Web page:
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Peeling skin is unintended damage to and loss of the upper layer of your skin (epidermis). Peeling skin may occur because of direct damage to the skin, such as from sunburn or infection. It may also be a sign of an immune system disorder or other disease.
Rash, itching, dryness and other irritating skin problems may accompany peeling skin.
Because a number of conditions — some very severe — can cause peeling skin, it's important to get a prompt diagnosis.
Your skin is regularly exposed to environmental elements that can irritate and damage it. These include sun, wind, heat, dryness and excessive humidity. Repeated irritation can lead to skin peeling. In babies born past their due date, it's not unusual for them to experience some painless skin peeling.
Skin peeling can also result from a disease or condition, which may start someplace other than your skin. This type of skin peeling is often accompanied by itching. Conditions that may cause skin peeling include:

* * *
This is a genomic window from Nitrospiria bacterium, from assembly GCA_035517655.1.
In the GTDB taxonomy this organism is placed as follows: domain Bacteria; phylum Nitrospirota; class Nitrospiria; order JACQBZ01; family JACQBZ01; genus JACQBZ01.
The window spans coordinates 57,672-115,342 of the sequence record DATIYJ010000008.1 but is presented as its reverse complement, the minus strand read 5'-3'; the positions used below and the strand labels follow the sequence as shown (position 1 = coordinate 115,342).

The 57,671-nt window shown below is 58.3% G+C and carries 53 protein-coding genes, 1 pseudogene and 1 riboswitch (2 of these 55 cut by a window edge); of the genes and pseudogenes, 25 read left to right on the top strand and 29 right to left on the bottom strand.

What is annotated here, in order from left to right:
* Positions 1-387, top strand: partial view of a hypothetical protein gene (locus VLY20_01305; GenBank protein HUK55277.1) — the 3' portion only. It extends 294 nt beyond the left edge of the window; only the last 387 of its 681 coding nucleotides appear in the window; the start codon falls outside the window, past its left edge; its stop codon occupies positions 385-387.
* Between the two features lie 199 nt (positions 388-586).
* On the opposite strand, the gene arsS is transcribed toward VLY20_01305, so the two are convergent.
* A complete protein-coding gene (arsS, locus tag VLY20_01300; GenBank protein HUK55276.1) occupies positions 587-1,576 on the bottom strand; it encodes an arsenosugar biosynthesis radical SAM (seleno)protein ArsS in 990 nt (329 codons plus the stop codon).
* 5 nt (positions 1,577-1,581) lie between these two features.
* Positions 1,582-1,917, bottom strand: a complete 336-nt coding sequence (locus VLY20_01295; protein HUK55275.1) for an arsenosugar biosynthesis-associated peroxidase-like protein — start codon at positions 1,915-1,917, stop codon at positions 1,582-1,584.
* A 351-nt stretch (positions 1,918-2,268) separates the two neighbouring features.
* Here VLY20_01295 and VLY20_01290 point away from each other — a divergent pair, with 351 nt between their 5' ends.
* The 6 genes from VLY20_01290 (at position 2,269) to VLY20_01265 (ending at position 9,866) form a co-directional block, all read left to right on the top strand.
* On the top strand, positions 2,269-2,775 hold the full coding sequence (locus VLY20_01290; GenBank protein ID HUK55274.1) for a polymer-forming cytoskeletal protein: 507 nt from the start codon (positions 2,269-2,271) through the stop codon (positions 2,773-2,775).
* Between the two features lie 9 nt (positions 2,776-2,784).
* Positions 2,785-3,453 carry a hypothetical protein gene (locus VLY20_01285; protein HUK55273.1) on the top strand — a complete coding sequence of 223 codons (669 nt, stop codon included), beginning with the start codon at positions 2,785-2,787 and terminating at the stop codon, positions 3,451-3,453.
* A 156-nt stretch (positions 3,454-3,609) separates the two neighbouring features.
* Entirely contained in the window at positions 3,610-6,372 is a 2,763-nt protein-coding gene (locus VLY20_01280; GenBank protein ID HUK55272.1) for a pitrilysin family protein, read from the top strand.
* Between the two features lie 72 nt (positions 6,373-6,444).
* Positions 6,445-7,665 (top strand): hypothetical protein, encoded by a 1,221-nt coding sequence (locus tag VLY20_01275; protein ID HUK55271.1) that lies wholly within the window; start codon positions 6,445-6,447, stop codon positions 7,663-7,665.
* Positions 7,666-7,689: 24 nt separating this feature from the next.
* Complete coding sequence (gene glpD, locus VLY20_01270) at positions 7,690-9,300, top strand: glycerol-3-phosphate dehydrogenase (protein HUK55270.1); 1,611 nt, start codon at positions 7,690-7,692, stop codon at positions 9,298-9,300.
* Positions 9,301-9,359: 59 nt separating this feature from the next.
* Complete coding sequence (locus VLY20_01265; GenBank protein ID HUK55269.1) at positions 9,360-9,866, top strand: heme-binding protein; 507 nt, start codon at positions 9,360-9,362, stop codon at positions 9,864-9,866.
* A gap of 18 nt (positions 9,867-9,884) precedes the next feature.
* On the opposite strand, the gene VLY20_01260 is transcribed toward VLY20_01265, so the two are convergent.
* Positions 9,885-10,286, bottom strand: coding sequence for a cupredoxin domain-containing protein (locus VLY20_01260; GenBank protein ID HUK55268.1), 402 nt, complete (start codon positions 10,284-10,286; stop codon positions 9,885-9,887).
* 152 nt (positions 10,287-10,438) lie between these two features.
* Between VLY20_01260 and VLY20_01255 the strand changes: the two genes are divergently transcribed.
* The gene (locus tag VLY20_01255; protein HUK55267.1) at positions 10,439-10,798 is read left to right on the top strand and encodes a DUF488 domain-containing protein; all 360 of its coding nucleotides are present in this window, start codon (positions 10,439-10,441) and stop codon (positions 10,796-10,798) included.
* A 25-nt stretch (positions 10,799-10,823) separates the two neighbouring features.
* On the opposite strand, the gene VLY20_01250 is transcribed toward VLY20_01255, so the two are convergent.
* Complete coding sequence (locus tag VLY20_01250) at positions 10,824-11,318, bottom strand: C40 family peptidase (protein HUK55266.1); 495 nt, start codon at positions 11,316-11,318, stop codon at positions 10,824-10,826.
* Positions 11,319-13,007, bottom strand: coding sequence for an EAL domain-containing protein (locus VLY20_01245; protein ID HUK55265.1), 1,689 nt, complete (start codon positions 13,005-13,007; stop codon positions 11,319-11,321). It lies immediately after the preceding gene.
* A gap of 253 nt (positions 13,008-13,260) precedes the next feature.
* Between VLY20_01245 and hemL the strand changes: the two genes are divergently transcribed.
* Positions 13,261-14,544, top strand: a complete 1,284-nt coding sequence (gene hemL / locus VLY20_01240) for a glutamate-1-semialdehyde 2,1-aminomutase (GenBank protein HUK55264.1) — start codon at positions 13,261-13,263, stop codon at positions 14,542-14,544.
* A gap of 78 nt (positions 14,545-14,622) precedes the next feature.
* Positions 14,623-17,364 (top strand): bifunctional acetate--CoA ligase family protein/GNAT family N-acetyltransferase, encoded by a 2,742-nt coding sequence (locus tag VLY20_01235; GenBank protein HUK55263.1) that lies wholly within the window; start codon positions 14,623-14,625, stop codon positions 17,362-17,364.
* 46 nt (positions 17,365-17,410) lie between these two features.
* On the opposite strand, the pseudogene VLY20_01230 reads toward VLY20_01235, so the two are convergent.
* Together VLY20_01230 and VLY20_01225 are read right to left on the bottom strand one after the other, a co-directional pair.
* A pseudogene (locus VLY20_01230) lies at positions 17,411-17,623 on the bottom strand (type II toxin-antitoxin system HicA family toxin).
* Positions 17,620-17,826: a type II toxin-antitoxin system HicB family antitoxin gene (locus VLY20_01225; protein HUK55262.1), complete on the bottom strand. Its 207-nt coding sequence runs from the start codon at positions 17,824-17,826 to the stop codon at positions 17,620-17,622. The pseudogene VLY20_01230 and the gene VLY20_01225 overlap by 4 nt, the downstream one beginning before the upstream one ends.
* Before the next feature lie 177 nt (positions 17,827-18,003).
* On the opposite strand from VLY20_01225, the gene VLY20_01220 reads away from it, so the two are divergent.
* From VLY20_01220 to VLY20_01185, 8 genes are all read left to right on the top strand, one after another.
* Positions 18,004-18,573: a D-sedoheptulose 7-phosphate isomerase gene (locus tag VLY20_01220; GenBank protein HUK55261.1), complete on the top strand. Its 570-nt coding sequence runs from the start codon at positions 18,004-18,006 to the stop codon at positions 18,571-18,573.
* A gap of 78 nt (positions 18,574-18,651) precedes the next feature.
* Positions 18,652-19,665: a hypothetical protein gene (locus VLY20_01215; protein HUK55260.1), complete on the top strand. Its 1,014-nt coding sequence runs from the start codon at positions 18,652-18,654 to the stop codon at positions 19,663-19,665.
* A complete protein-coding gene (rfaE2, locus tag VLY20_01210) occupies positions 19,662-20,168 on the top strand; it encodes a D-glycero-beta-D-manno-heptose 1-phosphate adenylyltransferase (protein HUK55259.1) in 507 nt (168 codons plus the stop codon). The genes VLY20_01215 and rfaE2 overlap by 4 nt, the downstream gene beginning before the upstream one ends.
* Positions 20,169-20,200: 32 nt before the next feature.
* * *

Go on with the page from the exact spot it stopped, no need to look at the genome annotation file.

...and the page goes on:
Infections, including some types of staph and fungal infections
Immune system disorders
Cancer and cancer treatment
Genetic disease, including a rare skin disorder called acral peeling skin syndrome that causes painless peeling of the top layer of skin
Specific diseases and conditions that can cause peeling skin include:
Atopic dermatitis (eczema)
Cutaneous T-cell lymphoma
Medication side effects
Toxic shock syndrome
When to see a doctor
Call your doctor
Peeling skin caused by dry skin or mild sunburn is likely to improve with over-the-counter lotions and usually doesn't require medical care. If you have any doubt about the cause of peeling skin or if the condition is severe, call your doctor before trying over-the-counter lotions or home remedies.